Storify enables us to dip into the chaos and craft narrative from multiple, secondary sources, to make sense of the social.
It also enables participants in the news get their story out, direct.
One of Storify’s greatest strengths is its ability to manage attribution of all those clips, snippets and tweets automatically.
How can it be used in edication? Gelms identifies several ways Storify can be used in teaching and learning:
Beginning stages of a project
At the start of a project students can use Storify to quickly collect a large variety of information on a topic, share whqt they’ve found and begin to discuss and explore ideas. Research Log
As projects develop students can organize the information they collect and annotate it directly in Storify. Students can focus on synthesising their thoughts on the topic and showing how their ideas are developing without getting bogged down with referencing and citing. Informal Writing
While it’s great for gathering and sorting information, it can also be used to support reading responses and reflection. As their story develops, students can think about their audience and how their work relates to their viewers. Presentation tool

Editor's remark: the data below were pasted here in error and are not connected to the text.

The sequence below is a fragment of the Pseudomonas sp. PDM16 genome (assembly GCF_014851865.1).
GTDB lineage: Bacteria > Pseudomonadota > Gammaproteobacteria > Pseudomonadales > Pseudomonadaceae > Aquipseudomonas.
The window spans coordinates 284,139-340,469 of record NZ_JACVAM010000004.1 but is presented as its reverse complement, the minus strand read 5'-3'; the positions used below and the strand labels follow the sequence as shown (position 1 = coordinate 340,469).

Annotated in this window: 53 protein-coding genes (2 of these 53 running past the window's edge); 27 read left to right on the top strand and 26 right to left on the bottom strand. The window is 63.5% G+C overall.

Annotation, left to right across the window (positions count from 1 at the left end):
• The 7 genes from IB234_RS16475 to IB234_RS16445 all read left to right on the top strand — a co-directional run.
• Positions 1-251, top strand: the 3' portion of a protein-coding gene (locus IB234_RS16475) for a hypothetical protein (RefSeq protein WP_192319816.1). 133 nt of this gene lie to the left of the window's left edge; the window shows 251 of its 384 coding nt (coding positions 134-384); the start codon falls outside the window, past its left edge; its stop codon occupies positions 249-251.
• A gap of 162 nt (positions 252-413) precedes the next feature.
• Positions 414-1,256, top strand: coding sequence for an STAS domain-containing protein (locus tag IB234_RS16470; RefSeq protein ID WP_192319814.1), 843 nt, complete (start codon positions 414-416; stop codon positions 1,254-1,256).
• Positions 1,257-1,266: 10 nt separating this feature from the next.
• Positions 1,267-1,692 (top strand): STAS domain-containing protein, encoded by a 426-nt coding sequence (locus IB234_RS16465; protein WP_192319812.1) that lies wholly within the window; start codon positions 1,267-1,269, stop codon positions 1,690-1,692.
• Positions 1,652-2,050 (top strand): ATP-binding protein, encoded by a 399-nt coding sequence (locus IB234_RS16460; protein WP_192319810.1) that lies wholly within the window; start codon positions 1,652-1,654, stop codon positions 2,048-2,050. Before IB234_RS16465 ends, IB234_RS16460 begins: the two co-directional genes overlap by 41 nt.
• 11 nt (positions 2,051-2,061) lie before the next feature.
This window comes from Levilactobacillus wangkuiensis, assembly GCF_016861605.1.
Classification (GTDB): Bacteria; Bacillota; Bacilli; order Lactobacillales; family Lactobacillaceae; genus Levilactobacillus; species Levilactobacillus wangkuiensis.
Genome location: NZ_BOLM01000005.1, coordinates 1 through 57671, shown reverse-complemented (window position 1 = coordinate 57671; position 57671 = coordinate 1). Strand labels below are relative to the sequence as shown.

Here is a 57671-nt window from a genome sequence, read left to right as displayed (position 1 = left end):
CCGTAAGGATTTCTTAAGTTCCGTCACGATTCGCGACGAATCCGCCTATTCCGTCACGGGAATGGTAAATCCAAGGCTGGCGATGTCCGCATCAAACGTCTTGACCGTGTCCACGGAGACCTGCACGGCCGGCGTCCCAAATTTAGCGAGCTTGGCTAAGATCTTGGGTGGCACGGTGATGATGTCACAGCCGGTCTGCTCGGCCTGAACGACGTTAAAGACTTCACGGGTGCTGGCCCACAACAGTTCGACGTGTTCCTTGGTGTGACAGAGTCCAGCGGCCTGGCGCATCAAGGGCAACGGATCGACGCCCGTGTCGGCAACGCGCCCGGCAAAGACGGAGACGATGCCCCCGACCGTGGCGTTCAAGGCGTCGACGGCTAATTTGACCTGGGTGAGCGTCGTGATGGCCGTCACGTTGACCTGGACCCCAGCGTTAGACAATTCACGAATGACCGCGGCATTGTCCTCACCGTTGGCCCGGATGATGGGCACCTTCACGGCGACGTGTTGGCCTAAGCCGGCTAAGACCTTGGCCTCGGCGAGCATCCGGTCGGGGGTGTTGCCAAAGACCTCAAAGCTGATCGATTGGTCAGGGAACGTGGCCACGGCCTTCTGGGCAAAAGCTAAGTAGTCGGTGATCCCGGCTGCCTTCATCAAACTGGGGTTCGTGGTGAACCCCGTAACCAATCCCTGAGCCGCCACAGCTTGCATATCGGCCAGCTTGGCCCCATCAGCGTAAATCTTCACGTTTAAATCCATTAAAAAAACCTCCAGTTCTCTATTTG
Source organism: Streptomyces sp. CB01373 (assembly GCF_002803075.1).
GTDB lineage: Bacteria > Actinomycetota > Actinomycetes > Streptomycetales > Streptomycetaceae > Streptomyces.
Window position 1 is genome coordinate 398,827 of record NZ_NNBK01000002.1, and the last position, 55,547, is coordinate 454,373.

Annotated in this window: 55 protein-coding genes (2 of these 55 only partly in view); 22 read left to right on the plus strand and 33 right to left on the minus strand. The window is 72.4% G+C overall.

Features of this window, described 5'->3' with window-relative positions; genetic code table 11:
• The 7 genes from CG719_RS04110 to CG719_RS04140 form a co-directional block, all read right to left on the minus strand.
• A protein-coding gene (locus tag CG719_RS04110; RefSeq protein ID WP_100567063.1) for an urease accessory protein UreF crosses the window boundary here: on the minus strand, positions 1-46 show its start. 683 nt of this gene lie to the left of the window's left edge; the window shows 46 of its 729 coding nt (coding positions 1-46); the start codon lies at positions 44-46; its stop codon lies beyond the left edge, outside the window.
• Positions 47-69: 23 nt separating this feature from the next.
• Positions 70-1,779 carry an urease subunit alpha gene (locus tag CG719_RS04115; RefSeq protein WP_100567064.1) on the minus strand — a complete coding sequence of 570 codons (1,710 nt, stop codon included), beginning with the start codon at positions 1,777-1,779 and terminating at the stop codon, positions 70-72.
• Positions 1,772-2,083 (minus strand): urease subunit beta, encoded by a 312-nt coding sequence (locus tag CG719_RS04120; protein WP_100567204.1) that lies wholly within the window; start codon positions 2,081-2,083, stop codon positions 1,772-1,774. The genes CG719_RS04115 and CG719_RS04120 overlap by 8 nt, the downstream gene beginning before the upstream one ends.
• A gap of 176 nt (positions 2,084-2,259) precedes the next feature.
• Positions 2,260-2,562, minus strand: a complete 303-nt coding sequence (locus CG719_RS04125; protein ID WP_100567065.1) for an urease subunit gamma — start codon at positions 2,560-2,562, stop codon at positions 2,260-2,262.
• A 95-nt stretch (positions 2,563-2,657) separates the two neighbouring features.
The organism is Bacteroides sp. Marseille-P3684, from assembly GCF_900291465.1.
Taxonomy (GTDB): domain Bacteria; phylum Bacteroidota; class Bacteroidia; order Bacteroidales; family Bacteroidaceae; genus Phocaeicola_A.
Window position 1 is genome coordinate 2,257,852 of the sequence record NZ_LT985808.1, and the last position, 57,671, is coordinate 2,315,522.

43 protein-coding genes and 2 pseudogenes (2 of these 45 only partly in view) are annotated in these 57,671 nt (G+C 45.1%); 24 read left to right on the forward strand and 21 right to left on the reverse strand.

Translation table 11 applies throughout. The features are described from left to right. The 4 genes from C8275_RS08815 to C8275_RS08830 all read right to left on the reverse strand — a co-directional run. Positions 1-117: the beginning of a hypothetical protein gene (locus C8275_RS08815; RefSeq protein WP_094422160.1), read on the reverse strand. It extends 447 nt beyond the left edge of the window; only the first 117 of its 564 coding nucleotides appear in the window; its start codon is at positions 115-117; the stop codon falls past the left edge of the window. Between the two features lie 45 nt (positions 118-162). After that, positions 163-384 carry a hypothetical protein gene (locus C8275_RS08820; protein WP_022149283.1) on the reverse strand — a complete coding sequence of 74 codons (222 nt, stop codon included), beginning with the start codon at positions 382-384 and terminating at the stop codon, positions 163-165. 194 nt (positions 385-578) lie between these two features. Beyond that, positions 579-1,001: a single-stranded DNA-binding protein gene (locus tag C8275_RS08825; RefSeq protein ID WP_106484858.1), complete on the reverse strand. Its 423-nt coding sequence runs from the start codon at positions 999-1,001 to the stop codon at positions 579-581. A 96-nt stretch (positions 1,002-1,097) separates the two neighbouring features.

For both teachers and students Storify is great presentation tool. If you have a number of youtube videos you want to show in class – just put them all in a single Storify to manage them all in one place.
We are all familiar with rubrics as an evaluation tool, used for summative assessment and to give a grade, but rubrics can also be a teaching tool for feedback and peer learning.
In a recent Faculty Focus article “Rubrics: An Undervalued Teaching Tool Stephanie Almagno outlined five ways rubrics can be used as teaching tools.
1. A Rubric for Thinking (Invention Activity)
When an assignment is given, students use the rubric to stimulate initial ideas and to brain-storm way to approach the assignment
2. A Rubric for Peer Feedback (Drafting Activity)
For first drafts, have students give peer feedback on the each others work, using the rubric to keep them focused.
3. A Rubric for Teacher Feedback (Revision Activity)